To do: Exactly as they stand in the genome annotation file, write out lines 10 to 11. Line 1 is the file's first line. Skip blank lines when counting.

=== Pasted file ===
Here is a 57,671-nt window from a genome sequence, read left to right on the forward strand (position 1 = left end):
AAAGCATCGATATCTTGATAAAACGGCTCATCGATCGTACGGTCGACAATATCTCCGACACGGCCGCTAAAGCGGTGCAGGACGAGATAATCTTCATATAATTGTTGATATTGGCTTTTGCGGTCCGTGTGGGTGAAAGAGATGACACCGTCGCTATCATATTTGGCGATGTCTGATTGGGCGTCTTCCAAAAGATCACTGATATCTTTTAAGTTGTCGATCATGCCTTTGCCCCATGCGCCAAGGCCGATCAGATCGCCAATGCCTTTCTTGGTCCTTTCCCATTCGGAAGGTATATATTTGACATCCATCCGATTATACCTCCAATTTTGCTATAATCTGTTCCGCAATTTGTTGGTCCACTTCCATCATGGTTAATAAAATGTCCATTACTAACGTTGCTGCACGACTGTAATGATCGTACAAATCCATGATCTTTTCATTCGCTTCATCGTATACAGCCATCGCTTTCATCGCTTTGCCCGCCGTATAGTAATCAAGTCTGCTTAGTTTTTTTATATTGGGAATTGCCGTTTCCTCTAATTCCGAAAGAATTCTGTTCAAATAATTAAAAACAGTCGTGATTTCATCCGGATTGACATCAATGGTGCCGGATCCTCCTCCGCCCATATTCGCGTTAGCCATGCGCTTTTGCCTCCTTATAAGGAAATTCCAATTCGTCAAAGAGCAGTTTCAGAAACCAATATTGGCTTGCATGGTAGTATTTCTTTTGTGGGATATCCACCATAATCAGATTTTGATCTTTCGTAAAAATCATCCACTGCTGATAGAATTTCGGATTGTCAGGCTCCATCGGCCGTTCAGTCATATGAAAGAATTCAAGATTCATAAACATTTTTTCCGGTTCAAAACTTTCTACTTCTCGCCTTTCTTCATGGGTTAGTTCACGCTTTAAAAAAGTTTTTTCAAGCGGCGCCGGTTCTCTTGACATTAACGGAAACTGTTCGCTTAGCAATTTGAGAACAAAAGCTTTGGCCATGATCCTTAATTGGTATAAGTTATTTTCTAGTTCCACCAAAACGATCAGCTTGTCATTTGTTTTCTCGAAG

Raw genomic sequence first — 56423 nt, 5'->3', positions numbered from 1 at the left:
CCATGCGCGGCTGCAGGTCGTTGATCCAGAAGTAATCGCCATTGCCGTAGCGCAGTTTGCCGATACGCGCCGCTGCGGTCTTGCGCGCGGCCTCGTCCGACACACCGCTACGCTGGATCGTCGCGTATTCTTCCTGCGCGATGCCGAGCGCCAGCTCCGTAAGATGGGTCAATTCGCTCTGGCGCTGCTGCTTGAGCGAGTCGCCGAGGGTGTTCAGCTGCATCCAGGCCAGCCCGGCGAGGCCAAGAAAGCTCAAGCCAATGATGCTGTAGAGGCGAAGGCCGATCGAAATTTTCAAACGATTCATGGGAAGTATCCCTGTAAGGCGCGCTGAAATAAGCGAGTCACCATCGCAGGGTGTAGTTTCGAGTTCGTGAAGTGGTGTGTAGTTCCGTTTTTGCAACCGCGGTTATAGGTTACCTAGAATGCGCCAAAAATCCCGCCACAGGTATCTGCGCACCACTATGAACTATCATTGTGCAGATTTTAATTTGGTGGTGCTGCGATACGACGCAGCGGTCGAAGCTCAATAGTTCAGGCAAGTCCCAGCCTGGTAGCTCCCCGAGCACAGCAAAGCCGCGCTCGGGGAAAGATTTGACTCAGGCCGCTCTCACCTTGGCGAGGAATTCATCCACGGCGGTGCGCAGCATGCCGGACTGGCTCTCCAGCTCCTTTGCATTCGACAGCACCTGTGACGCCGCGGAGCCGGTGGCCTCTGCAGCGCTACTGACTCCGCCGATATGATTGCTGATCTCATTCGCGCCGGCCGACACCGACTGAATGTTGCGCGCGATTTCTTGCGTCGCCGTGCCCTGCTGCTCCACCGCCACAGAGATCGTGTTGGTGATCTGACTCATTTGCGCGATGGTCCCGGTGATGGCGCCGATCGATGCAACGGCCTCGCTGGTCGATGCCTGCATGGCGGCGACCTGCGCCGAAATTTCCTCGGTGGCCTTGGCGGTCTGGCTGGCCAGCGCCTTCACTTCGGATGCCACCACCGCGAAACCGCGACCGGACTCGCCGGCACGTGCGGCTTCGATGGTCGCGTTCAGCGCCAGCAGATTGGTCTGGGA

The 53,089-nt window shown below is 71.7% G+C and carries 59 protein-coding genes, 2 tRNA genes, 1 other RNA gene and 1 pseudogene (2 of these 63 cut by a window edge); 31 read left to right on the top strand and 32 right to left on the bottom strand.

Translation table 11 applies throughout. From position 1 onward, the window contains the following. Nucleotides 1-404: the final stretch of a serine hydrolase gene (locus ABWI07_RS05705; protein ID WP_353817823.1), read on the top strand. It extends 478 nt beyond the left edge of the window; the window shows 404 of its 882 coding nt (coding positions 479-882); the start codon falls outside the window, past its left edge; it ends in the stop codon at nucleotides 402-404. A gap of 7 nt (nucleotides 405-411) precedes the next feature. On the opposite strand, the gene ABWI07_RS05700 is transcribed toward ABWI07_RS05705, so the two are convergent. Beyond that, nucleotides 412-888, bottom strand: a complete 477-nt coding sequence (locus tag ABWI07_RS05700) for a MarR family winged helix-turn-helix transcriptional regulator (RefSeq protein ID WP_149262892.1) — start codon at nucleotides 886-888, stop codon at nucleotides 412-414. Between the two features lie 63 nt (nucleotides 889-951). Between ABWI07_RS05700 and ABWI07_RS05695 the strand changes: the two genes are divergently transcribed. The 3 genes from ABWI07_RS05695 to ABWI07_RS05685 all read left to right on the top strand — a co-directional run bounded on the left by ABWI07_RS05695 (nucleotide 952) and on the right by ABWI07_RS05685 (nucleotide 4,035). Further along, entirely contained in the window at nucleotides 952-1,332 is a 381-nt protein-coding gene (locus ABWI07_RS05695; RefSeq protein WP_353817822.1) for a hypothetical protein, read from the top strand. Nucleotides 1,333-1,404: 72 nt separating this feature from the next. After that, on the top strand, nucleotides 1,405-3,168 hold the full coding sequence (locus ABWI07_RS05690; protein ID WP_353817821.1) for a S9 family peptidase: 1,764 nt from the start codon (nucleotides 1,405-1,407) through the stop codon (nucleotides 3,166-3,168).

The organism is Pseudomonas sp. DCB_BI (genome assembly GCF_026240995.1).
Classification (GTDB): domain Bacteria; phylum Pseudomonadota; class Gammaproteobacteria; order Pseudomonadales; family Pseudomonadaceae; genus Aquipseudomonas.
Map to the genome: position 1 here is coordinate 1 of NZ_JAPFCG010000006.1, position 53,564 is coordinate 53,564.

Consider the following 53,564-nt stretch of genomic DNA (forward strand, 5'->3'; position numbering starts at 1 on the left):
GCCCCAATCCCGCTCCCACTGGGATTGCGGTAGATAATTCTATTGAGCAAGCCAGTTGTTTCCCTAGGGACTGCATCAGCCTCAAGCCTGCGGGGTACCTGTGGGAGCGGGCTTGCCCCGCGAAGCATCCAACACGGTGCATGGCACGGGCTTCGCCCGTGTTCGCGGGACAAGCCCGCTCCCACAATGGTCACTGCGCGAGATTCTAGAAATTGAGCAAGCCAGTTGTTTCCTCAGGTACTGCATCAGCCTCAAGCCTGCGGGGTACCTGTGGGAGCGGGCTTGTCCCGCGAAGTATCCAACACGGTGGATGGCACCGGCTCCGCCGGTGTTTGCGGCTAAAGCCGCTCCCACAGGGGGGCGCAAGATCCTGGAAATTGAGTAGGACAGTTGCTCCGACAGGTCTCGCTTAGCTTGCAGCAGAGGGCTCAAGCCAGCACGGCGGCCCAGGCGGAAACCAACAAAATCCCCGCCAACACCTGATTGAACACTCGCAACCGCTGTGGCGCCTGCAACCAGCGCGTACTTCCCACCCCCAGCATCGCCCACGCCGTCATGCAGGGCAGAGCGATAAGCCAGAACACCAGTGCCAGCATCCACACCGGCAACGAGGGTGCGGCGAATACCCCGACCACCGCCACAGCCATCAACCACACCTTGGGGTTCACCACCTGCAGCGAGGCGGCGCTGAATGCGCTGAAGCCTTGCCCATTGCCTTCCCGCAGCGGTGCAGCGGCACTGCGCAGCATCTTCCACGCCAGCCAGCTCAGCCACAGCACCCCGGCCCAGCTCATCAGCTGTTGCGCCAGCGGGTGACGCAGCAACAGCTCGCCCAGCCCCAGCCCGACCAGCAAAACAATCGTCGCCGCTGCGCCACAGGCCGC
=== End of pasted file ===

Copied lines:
Consider the following 53,564-nt stretch of genomic DNA (forward strand, 5'->3'; position numbering starts at 1 on the left):
GCCCCAATCCCGCTCCCACTGGGATTGCGGTAGATAATTCTATTGAGCAAGCCAGTTGTTTCCCTAGGGACTGCATCAGCCTCAAGCCTGCGGGGTACCTGTGGGAGCGGGCTTGCCCCGCGAAGCATCCAACACGGTGCATGGCACGGGCTTCGCCCGTGTTCGCGGGACAAGCCCGCTCCCACAATGGTCACTGCGCGAGATTCTAGAAATTGAGCAAGCCAGTTGTTTCCTCAGGTACTGCATCAGCCTCAAGCCTGCGGGGTACCTGTGGGAGCGGGCTTGTCCCGCGAAGTATCCAACACGGTGGATGGCACCGGCTCCGCCGGTGTTTGCGGCTAAAGCCGCTCCCACAGGGGGGCGCAAGATCCTGGAAATTGAGTAGGACAGTTGCTCCGACAGGTCTCGCTTAGCTTGCAGCAGAGGGCTCAAGCCAGCACGGCGGCCCAGGCGGAAACCAACAAAATCCCCGCCAACACCTGATTGAACACTCGCAACCGCTGTGGCGCCTGCAACCAGCGCGTACTTCCCACCCCCAGCATCGCCCACGCCGTCATGCAGGGCAGAGCGATAAGCCAGAACACCAGTGCCAGCATCCACACCGGCAACGAGGGTGCGGCGAATACCCCGACCACCGCCACAGCCATCAACCACACCTTGGGGTTCACCACCTGCAGCGAGGCGGCGCTGAATGCGCTGAAGCCTTGCCCATTGCCTTCCCGCAGCGGTGCAGCGGCACTGCGCAGCATCTTCCACGCCAGCCAGCTCAGCCACAGCACCCCGGCCCAGCTCATCAGCTGTTGCGCCAGCGGGTGACGCAGCAACAGCTCGCCCAGCCCCAGCCCGACCAGCAAAACAATCGTCGCCGCTGCGCCACAGGCCGC